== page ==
Biden, the transatlantic relationship and a changing America
President-elect Joe Biden’s victory last month was greeted with sighs of relief in many European capitals. Over the past four years, President Trump has broadly strained transatlantic relations and even shocked leaders, going so far as to label the European Union a “foe” of the United States and imposing tariffs on high-profile European goods. In a recent interview, German Foreign Minister Heiko Maas understatedly described the working relationship between the German government and the Trump administration as “not the cooperation we wished for.”
The prospect of a President Biden and a U.S. administration that is far keener on cooperating and consulting with allies has raised European governments’ hopes that the next four years will prove far more productive than the last four years. The executive branch of the European Union, known as the European Commission, has reportedly even taken the initiative to draft a proposal for the incoming administration on wide-ranging cooperation aimed at settling current disputes and creating a firmer common stance towards China — something that proved to be beyond the grasp of President Trump.
A coordinated transatlantic effort to impose costs on the Chinese government for its record of astounding human rights abuses and coercive economic policies could profoundly reshape U.S.-European relations for the better. Yet, European leaders’ optimism must be tempered by the political context in which Biden will have to govern and work with Congress to build support for his policies toward Europe.
By all accounts, Biden fits squarely within the transatlantic camp, those who believe in the value of the partnership between the North American and European states to ensure our mutual security and prosperity; but as the U.S. political realignment which began in 2016 continues to play out, European leaders would be prudent to take a broader and longer-term view. They must consider how to build relations with the incoming president and how to build support that will transcend any single administration. To do this, politicians should consider both demographic and partisan factors.
During the Cold War, diaspora populations and civic organizations of Americans of European ethnic heritage played essential roles in focusing elected leaders on prioritizing working with Europe. Over time, as America’s demographics have changed, so to have those communities of interest. Earlier this year, the Pew Research Center noted that, “In all 50 states, the share of non-Hispanic White eligible voters declined between 2000 and 2018.” As constituent communities change, so too will the issues they value. As the relative number of Americans with European heritage shrinks, how will other groups of voters think about the U.S.-Europe relationship?
The same premise holds when looking at the American voting population by age. At one time, tens of millions of Americans were directly connected to the European continent through the lived experience of fighting in World War II, being stationed in West Germany during the Cold War or knowing an immediate family member who had been — or at least having a memory of the Soviet Union existing. More than 30 years on from the end of the Cold War, a generation of Americans has come of age only knowing an undivided Europe.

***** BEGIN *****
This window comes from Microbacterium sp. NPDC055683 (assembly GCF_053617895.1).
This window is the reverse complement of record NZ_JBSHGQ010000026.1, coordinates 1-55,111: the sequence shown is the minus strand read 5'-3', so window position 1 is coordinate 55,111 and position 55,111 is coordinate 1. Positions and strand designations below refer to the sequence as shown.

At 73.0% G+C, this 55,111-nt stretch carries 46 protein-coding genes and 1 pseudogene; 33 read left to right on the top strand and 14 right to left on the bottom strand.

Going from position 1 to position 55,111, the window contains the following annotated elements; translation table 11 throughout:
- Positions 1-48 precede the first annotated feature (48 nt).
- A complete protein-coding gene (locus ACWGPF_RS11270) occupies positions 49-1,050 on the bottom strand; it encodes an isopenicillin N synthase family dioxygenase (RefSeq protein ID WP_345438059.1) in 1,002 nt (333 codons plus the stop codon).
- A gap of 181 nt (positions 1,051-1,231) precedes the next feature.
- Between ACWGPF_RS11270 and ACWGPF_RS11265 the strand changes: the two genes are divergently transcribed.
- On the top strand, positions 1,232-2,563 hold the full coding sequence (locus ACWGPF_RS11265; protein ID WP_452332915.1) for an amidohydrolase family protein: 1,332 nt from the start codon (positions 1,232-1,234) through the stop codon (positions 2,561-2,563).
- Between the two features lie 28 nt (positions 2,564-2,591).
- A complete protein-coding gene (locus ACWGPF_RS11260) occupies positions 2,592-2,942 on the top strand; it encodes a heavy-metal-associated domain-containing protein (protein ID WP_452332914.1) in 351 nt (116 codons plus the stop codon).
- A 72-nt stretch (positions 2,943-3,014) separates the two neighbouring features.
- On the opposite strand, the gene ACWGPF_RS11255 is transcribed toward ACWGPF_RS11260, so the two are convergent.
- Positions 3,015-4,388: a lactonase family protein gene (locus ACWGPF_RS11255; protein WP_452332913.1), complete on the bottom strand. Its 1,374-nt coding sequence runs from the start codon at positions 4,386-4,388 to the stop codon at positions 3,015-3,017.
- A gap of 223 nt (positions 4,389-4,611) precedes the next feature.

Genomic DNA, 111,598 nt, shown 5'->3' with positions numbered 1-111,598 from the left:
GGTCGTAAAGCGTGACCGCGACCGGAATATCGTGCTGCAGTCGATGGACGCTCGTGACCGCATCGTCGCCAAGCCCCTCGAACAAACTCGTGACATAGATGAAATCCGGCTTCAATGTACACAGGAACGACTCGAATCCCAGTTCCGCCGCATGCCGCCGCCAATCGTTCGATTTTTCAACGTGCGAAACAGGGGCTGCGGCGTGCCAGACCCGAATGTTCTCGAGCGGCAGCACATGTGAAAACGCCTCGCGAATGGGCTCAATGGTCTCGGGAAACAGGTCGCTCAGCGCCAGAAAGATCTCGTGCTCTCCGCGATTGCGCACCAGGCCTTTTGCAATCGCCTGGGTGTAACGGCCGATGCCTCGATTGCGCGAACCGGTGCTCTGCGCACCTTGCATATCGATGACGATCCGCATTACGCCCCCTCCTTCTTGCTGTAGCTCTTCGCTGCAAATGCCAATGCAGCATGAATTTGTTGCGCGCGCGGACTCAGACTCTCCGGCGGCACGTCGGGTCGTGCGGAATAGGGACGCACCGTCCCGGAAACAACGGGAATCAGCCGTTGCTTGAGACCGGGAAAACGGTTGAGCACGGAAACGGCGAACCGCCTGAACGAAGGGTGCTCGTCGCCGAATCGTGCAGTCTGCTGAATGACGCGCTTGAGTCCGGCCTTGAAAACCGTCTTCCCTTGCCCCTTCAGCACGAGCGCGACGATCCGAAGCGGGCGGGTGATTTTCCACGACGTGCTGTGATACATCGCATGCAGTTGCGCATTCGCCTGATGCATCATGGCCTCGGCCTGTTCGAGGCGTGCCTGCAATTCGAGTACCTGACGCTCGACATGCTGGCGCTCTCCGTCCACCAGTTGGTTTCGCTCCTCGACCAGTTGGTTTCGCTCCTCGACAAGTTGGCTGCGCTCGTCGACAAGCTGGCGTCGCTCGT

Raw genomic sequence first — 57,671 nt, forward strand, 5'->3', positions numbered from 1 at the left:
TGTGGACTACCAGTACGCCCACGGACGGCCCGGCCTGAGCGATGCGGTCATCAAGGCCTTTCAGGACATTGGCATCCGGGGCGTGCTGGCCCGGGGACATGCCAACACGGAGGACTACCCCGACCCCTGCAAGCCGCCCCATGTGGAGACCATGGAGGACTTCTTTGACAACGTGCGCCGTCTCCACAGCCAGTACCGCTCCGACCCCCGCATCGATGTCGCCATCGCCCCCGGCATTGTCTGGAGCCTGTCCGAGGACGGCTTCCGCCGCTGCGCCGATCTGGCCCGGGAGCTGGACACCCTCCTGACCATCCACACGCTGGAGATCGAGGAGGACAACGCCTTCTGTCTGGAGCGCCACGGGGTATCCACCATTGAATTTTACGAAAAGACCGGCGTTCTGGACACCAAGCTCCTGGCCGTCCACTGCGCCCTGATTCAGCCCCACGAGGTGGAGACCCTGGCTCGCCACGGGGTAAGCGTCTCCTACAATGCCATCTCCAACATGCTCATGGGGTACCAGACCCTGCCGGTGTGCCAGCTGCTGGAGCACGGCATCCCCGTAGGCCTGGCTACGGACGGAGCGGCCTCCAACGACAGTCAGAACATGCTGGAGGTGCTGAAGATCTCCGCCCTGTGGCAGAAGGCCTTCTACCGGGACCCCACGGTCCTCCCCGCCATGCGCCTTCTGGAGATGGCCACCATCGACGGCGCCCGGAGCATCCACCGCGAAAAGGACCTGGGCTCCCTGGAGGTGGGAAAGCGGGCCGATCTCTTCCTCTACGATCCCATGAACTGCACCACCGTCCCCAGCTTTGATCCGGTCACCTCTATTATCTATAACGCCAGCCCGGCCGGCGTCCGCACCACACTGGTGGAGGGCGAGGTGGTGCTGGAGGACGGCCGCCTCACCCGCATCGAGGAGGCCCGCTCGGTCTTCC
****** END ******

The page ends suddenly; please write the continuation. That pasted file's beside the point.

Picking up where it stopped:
A study by the Center for American Progress has found that Gen Z and Millennial Americans – those born in 1981 and onwards – already “make up a larger share of eligible voters than Boomers.” The Center projects that by the next presidential election more of these younger voters will show up to vote than Baby Boomers, a “generation that has constituted a larger share of the electorate than any other for more than 30 years.” As the formative events of the Cold War fade from lived memory into distant history for most Americans, what can and will ground American commitment to Europe for young Americans who are voting in ever larger numbers?
While a Biden administration will almost certainly see a continuation of the political polarization to which Washington has grown so accustomed, partisanship has also appeared in how Americans think about Europe. In a poll of American views of the European Union, Republicans’ and Democrats’ views have diverged starkly since 2014, leading to a 26-point gap, with the majority of Democrats holding a favorable view of the EU as opposed to a minority of Republicans. Likewise, when President Trump announced the withdrawal of a sizable portion of U.S. troops stationed in Germany, most Republicans favored the move, while most Democrats did not.
As voters’ opinions about key transatlantic topics split along partisan lines, policies once thought to be part of a settled consensus are becoming partisan issues. How can leaders on both sides of the Atlantic forge a political agreement on transatlantic priorities that appeals to and draws support from both sides of the aisle?
European leaders are right to be optimistic about what a President Biden could mean. Still, supporters of the transatlantic partnership should make efforts to engage a wider swath of Americans to ensure the relationship’s health for many administrations to come.
Scott Cullinane is the executive director of the US-Europe Alliance. Follow him on Twitter @ScottPCullinane.
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